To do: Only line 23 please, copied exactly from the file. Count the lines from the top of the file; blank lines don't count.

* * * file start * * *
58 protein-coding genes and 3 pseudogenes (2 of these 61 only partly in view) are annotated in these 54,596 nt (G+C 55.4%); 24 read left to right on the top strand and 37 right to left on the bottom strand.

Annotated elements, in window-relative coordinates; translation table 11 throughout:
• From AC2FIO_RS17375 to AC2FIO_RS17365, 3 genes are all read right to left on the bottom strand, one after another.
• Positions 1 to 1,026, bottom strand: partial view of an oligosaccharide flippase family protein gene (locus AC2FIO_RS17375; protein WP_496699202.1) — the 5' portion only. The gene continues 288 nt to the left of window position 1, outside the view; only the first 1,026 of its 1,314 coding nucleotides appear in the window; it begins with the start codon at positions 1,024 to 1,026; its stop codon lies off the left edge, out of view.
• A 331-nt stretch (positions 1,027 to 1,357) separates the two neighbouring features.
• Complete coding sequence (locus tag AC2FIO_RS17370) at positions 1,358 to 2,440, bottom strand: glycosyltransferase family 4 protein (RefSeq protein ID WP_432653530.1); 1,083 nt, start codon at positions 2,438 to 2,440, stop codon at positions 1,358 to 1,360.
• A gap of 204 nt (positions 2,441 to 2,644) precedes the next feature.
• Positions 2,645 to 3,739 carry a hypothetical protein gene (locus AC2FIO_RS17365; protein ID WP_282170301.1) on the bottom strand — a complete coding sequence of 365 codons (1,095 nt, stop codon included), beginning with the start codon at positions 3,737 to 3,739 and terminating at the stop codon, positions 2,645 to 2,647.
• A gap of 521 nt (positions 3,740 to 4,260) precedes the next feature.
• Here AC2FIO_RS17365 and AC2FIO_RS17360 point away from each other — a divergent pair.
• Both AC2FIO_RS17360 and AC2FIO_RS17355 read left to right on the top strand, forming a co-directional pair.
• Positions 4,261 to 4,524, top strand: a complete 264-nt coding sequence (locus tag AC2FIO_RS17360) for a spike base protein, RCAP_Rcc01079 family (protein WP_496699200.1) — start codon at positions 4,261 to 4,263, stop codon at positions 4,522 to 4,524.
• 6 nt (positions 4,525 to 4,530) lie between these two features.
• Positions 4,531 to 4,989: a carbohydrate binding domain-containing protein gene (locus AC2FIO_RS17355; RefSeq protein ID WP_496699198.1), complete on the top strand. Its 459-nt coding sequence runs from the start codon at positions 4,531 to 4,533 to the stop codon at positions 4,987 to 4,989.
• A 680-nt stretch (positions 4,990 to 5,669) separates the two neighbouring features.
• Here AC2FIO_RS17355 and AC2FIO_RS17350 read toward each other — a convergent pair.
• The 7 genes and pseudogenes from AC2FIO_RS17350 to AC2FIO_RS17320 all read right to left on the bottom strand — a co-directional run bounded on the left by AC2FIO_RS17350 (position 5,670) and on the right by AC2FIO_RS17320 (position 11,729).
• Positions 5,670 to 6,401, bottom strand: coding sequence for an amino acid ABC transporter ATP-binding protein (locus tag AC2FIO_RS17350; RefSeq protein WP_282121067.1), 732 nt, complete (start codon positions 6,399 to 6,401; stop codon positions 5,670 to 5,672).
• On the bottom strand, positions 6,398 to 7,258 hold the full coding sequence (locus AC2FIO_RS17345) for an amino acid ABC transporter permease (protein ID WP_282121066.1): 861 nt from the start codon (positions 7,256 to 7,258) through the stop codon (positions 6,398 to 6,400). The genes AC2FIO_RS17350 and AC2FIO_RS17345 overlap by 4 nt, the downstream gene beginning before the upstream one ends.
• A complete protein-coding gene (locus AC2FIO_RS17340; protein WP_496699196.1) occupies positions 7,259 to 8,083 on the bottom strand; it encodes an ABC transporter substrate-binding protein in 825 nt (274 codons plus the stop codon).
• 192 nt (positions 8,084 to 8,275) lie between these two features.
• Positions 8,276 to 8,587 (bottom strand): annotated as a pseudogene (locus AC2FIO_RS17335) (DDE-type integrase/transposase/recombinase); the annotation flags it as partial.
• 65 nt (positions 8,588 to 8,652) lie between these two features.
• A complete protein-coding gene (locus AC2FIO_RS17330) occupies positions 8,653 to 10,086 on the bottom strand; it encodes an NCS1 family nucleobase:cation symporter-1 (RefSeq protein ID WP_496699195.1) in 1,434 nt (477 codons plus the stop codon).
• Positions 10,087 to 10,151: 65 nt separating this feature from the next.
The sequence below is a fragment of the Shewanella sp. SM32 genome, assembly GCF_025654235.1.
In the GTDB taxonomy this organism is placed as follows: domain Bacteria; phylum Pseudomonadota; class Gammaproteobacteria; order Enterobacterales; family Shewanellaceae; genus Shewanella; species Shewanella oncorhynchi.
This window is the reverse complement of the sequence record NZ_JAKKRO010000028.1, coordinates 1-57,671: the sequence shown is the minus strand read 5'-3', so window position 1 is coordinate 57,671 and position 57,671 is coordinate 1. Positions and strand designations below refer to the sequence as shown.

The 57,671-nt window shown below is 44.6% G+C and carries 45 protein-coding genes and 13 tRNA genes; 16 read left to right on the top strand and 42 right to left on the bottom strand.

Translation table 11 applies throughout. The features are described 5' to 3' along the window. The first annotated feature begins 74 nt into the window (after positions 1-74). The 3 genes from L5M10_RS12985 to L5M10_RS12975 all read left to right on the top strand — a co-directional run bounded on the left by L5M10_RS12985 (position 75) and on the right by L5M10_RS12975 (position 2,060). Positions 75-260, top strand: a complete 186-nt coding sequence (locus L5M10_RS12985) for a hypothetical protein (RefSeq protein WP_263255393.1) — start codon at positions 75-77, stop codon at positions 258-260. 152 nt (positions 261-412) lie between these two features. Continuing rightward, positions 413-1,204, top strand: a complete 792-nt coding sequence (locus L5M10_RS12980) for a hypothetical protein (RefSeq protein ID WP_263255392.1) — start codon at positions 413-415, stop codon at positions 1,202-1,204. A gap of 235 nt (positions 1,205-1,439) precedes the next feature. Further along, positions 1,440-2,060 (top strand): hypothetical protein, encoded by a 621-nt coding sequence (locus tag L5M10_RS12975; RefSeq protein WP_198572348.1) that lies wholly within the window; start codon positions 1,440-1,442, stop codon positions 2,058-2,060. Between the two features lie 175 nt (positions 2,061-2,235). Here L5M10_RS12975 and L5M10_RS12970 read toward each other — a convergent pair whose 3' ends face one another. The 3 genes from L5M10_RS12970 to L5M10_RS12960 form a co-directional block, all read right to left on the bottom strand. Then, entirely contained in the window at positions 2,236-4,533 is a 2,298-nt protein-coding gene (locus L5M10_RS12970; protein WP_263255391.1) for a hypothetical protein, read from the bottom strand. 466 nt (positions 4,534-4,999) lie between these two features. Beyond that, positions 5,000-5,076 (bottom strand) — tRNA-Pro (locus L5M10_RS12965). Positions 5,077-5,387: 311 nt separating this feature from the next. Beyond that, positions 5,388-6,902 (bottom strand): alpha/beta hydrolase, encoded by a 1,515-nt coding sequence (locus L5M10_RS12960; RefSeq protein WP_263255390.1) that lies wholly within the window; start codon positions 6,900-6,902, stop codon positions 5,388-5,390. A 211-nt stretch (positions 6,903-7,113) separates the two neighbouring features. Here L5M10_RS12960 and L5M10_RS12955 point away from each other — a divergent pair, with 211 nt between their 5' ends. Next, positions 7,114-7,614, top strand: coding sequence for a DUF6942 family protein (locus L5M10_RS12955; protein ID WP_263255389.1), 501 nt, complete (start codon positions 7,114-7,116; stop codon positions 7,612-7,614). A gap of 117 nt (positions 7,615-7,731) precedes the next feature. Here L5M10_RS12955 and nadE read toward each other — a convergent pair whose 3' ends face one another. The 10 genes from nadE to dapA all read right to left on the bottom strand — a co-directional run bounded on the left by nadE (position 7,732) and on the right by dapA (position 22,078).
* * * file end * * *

• 65 nt (positions 8,588 to 8,652) lie between these two features.